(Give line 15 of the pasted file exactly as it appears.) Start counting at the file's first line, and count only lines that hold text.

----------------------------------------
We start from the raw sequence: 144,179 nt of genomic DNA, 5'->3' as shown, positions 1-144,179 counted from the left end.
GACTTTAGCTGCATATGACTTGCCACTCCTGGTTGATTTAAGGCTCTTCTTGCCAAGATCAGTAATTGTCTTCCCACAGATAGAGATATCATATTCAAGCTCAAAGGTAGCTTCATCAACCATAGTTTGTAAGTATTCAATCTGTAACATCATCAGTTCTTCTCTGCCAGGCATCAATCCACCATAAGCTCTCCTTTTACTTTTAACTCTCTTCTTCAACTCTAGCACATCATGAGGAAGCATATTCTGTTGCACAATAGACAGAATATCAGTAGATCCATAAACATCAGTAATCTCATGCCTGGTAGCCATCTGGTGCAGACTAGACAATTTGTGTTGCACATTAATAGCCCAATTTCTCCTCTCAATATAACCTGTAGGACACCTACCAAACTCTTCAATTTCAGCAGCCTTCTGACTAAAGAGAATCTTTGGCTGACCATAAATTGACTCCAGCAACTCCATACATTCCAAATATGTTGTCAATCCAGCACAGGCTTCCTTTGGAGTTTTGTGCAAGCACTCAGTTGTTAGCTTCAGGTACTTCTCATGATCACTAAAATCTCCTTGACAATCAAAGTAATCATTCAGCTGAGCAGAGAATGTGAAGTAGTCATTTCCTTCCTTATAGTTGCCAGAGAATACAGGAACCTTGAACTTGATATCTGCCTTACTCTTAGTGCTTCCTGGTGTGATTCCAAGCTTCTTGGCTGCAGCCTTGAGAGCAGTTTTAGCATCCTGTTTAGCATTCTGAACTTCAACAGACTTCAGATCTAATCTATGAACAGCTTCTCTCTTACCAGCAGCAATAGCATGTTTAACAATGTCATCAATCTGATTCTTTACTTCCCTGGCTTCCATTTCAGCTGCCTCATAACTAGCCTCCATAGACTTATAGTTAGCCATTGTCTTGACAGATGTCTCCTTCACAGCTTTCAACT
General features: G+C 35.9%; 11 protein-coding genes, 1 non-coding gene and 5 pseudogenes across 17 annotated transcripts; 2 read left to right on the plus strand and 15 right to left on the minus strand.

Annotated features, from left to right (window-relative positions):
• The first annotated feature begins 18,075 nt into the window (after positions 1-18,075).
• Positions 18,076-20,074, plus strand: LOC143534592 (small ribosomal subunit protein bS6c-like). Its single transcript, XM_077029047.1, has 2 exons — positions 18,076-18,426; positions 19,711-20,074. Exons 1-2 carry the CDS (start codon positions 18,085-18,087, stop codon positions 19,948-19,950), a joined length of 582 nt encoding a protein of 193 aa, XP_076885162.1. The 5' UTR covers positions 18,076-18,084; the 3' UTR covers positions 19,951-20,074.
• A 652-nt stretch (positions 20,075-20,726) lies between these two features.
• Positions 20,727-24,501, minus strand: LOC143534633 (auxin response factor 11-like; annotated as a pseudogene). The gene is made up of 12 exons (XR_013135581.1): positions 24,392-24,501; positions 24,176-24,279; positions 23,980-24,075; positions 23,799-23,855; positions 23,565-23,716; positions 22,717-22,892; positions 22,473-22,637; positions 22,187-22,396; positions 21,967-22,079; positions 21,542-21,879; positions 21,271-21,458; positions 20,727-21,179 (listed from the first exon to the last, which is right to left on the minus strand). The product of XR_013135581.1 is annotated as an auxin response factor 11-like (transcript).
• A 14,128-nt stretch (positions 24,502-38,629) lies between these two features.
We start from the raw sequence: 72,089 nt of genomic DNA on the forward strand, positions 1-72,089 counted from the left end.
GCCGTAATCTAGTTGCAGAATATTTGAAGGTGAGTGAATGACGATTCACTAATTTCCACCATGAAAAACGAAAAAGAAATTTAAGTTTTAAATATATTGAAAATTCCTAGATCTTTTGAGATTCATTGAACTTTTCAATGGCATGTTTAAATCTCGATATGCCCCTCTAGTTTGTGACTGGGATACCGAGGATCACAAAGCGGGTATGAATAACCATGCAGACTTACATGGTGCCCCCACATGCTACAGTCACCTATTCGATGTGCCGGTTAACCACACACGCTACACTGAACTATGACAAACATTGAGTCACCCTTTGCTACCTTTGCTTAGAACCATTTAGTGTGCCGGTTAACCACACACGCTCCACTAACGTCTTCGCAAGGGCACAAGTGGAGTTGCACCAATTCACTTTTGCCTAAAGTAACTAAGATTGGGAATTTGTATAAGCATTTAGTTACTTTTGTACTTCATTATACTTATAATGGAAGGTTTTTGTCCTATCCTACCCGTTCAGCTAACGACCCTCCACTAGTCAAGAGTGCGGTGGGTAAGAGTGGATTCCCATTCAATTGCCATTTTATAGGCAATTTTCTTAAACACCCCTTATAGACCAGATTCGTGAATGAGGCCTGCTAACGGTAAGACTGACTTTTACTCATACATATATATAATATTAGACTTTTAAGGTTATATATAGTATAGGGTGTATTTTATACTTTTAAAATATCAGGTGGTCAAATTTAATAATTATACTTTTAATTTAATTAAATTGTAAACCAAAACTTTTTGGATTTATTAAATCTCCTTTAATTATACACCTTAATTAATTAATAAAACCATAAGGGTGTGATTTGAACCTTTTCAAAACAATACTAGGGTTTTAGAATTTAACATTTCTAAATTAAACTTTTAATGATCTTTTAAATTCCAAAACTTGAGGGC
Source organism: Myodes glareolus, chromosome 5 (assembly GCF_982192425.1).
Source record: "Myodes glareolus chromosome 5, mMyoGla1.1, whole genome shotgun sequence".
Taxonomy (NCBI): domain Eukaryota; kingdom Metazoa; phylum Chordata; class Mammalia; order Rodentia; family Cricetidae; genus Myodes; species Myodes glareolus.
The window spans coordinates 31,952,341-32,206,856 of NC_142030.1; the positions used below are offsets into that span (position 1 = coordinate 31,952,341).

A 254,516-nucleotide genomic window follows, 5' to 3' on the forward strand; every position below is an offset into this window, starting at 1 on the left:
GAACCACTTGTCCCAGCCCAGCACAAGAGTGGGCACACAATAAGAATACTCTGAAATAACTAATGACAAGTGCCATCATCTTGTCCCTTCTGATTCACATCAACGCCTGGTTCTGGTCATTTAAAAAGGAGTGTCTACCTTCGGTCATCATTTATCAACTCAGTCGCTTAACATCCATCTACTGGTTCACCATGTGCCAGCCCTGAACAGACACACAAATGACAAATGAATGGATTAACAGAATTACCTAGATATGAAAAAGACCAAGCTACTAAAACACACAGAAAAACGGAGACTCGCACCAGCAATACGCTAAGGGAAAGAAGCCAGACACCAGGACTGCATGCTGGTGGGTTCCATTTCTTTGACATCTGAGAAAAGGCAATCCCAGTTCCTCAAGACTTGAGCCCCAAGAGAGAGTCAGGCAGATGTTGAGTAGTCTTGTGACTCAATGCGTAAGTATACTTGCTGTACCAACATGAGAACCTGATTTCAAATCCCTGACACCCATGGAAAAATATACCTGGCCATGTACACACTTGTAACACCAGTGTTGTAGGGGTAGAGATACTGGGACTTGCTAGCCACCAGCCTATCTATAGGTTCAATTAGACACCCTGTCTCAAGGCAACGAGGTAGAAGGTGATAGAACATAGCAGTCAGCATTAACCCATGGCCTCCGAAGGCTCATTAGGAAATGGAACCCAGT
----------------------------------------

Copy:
The window spans coordinates 31,952,341-32,206,856 of NC_142030.1; the positions used below are offsets into that span (position 1 = coordinate 31,952,341).